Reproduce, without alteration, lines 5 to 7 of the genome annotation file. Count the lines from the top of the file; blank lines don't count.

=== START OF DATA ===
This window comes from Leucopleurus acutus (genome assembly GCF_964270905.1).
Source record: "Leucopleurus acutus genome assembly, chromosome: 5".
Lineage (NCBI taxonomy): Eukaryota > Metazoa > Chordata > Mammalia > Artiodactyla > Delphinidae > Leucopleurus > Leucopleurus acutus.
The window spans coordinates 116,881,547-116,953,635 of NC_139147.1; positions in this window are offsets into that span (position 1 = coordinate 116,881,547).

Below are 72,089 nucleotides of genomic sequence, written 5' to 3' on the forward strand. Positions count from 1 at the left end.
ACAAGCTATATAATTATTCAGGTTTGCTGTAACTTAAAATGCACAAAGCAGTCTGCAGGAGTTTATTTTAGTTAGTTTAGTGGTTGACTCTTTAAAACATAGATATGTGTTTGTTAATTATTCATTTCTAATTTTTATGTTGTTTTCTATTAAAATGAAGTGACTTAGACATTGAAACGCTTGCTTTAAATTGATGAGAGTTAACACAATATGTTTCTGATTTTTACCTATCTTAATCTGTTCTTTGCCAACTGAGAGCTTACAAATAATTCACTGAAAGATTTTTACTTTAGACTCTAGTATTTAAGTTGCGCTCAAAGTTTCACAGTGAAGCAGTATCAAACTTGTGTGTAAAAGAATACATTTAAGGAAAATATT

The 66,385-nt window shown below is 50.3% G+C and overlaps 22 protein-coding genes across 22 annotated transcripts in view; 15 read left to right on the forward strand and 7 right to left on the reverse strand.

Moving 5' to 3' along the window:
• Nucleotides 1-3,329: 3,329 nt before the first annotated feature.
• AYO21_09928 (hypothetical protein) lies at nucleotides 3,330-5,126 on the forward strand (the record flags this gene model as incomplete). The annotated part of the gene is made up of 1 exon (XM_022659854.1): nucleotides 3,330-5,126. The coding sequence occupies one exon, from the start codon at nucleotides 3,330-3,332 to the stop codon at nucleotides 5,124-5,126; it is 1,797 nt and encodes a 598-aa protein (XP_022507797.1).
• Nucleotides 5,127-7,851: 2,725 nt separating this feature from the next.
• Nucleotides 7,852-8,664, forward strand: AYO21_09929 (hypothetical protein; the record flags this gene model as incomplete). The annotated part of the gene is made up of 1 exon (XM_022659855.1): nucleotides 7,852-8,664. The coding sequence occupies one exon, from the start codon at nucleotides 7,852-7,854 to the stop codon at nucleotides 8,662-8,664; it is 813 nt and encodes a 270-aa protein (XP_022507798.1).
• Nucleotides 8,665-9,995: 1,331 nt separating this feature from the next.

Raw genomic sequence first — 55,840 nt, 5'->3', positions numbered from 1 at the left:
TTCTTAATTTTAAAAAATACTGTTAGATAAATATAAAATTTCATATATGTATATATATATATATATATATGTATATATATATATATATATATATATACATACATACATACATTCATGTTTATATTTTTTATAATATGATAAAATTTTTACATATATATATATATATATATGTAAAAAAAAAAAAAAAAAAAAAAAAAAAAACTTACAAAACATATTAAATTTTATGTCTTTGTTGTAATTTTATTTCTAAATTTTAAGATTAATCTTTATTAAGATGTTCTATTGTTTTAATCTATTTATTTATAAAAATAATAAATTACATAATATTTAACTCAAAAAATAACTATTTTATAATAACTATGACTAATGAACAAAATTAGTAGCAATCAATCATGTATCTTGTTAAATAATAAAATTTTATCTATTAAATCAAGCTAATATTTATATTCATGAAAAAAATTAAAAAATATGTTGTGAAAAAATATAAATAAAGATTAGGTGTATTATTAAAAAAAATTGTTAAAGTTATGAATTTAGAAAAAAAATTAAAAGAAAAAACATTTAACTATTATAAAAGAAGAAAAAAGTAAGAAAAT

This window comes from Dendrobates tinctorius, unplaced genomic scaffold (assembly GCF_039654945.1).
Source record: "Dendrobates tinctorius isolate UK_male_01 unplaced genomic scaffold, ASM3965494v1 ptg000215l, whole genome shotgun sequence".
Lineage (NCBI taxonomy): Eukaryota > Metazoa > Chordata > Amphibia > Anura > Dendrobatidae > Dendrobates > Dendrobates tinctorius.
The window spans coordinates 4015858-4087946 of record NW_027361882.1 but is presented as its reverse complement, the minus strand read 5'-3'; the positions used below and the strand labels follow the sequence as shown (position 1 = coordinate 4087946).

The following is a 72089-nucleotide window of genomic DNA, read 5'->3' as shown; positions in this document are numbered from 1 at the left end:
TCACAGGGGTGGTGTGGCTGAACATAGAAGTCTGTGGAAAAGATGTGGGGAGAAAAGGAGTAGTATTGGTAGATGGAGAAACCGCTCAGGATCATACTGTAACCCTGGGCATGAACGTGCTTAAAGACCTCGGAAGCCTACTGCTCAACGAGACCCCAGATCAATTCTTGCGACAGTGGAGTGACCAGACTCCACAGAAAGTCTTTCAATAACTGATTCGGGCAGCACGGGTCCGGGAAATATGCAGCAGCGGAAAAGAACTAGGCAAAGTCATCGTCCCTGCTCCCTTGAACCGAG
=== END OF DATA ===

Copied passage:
Below are 72,089 nucleotides of genomic sequence, written 5' to 3' on the forward strand. Positions count from 1 at the left end.
ACAAGCTATATAATTATTCAGGTTTGCTGTAACTTAAAATGCACAAAGCAGTCTGCAGGAGTTTATTTTAGTTAGTTTAGTGGTTGACTCTTTAAAACATAGATATGTGTTTGTTAATTATTCATTTCTAATTTTTATGTTGTTTTCTATTAAAATGAAGTGACTTAGACATTGAAACGCTTGCTTTAAATTGATGAGAGTTAACACAATATGTTTCTGATTTTTACCTATCTTAATCTGTTCTTTGCCAACTGAGAGCTTACAAATAATTCACTGAAAGATTTTTACTTTAGACTCTAGTATTTAAGTTGCGCTCAAAGTTTCACAGTGAAGCAGTATCAAACTTGTGTGTAAAAGAATACATTTAAGGAAAATATT

The 66,385-nt window shown below is 50.3% G+C and overlaps 22 protein-coding genes across 22 annotated transcripts in view; 15 read left to right on the forward strand and 7 right to left on the reverse strand.